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The California government approved a $20 million settlement with kidnapping victim Jaycee Dugard last year, after the California Inspector General's office determined that state parole officers had missed numerous opportunities to locate and rescue Dugard.
Now, Dugard is suing the government again.
Dugard filed a federal lawsuit against the U.S. government this week, claiming that probation officers failed to adequately monitor Phillip Garrido, the man who kidnapped and held her for 18 years. Dugard, who is requesting unspecified damages, has pledged to donate the judgment money to a foundation that supports families recovering from kidnappings and traumatic experiences, reports The Washington Post.
Why is Dugard trying to recover against both the California and the U.S. governments?
Garrido received early release from prison early three years before kidnapping Dugard; he had been serving a sentence for kidnapping and forcible rape. State parole officers, who should have been monitoring Garrido more closely, did not report him for drug and alcohol abuse. Federal authorities, who received new reports of Garrido's sexual misconduct, never investigated, reports UPI.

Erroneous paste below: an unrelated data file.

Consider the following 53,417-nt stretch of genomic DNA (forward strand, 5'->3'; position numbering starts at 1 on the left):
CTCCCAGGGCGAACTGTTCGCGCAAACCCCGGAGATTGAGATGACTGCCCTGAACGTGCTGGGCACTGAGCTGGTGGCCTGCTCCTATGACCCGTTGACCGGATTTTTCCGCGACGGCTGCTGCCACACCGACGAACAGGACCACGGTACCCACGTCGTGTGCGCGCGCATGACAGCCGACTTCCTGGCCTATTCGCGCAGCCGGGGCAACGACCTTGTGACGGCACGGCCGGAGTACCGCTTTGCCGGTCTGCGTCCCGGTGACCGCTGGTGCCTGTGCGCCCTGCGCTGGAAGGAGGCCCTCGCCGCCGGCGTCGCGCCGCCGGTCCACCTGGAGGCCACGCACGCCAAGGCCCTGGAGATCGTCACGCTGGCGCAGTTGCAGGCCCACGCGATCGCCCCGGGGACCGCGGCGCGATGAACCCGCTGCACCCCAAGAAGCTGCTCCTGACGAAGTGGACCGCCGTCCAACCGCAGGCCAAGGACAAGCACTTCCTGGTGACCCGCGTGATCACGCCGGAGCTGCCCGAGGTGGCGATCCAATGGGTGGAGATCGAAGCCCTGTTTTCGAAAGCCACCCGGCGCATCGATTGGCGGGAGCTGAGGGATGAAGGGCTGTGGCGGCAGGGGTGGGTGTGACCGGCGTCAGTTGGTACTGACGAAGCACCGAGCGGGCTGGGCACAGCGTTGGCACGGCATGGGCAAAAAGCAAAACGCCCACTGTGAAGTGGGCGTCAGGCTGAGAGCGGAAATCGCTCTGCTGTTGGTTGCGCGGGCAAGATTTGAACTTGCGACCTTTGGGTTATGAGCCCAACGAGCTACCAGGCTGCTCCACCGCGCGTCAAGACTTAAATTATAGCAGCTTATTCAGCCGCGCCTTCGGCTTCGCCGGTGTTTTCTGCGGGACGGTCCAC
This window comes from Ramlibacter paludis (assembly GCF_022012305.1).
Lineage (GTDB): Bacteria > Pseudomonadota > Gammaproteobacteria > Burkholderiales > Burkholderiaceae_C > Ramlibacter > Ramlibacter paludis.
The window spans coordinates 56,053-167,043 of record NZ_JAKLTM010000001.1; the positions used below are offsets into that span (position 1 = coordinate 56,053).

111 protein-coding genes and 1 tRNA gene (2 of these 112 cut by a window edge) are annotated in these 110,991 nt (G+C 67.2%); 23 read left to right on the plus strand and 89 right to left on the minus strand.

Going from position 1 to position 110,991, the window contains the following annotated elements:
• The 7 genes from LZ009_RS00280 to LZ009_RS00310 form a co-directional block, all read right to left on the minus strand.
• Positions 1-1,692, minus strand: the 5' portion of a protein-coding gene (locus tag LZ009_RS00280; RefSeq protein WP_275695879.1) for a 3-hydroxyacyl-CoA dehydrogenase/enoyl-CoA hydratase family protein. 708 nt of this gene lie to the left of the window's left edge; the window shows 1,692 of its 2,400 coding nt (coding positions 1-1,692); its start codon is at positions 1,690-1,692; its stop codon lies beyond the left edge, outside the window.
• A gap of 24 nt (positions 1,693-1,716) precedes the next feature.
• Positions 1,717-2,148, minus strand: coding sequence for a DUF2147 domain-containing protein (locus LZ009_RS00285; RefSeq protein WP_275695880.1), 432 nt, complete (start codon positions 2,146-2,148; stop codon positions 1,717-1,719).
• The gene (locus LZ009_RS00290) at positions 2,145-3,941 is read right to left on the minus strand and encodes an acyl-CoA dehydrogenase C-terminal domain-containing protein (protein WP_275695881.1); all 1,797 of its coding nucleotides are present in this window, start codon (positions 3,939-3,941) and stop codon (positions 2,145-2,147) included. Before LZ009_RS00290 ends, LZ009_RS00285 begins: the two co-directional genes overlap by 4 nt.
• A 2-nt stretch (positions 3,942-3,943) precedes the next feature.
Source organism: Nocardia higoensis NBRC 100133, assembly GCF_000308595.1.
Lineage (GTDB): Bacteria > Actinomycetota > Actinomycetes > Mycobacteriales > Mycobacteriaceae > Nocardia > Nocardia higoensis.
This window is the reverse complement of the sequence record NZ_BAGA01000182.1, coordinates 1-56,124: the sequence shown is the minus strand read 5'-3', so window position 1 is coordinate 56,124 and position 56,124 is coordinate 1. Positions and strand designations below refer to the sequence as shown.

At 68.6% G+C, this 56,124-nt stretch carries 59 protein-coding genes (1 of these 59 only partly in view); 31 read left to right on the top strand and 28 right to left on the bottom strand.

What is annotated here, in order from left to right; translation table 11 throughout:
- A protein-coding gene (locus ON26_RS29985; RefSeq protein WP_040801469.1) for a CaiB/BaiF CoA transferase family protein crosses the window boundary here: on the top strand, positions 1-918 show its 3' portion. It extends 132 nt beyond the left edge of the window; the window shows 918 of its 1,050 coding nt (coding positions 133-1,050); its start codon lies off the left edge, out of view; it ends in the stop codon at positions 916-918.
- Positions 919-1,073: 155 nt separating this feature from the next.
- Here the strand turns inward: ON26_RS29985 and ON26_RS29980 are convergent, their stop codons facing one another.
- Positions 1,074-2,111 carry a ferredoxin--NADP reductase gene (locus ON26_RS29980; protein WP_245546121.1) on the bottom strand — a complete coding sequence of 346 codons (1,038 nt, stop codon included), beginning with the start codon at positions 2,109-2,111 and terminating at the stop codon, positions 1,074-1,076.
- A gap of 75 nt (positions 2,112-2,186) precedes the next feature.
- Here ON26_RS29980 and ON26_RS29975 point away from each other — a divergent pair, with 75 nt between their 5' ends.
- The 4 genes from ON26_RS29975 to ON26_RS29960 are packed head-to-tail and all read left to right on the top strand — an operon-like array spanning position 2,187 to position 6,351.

In the limited number of visits that the feds made to Garrido's home over a 10-year period, they might have discovered Dugard if they had bothered to walk around Garrido's backyard.
Garrido and his wife, Nancy, pleaded guilty to kidnapping and rape earlier in April. Both waived rights to appeal.
Dugard has requested mediation with the feds twice, but the government has refused.
Suing the government will not be easy; under the Federal Tort Claims Act, government agencies may only be sued if the plaintiff can show that agents or employees acted negligently in the scope of their duties. But given the facts of this case, that might not be too hard to prove.